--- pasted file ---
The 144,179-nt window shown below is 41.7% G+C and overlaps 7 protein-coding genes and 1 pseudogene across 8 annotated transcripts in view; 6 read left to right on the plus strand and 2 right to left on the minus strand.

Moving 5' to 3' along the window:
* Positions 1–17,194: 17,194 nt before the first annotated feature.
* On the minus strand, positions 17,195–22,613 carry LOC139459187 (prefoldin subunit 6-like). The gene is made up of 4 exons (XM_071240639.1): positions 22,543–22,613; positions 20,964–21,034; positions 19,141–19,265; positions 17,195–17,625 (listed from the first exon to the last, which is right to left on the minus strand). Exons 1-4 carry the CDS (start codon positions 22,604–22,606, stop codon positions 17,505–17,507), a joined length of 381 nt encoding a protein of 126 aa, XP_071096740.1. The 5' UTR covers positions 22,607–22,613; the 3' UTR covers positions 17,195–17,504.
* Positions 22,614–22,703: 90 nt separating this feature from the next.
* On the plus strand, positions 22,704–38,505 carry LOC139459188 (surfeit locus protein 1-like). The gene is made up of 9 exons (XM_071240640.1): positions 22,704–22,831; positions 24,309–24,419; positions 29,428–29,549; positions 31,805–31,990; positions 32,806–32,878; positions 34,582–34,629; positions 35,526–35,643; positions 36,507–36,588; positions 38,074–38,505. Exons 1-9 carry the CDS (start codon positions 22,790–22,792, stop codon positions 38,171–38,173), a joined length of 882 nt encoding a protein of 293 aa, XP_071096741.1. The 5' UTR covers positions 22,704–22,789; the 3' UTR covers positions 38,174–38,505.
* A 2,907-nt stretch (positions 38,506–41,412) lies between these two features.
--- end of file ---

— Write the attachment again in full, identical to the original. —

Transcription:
The 144,179-nt window shown below is 41.7% G+C and overlaps 7 protein-coding genes and 1 pseudogene across 8 annotated transcripts in view; 6 read left to right on the plus strand and 2 right to left on the minus strand.

Moving 5' to 3' along the window:
* Positions 1–17,194: 17,194 nt before the first annotated feature.
* On the minus strand, positions 17,195–22,613 carry LOC139459187 (prefoldin subunit 6-like). The gene is made up of 4 exons (XM_071240639.1): positions 22,543–22,613; positions 20,964–21,034; positions 19,141–19,265; positions 17,195–17,625 (listed from the first exon to the last, which is right to left on the minus strand). Exons 1-4 carry the CDS (start codon positions 22,604–22,606, stop codon positions 17,505–17,507), a joined length of 381 nt encoding a protein of 126 aa, XP_071096740.1. The 5' UTR covers positions 22,607–22,613; the 3' UTR covers positions 17,195–17,504.
* Positions 22,614–22,703: 90 nt separating this feature from the next.
* On the plus strand, positions 22,704–38,505 carry LOC139459188 (surfeit locus protein 1-like). The gene is made up of 9 exons (XM_071240640.1): positions 22,704–22,831; positions 24,309–24,419; positions 29,428–29,549; positions 31,805–31,990; positions 32,806–32,878; positions 34,582–34,629; positions 35,526–35,643; positions 36,507–36,588; positions 38,074–38,505. Exons 1-9 carry the CDS (start codon positions 22,790–22,792, stop codon positions 38,171–38,173), a joined length of 882 nt encoding a protein of 293 aa, XP_071096741.1. The 5' UTR covers positions 22,704–22,789; the 3' UTR covers positions 38,174–38,505.
* A 2,907-nt stretch (positions 38,506–41,412) lies between these two features.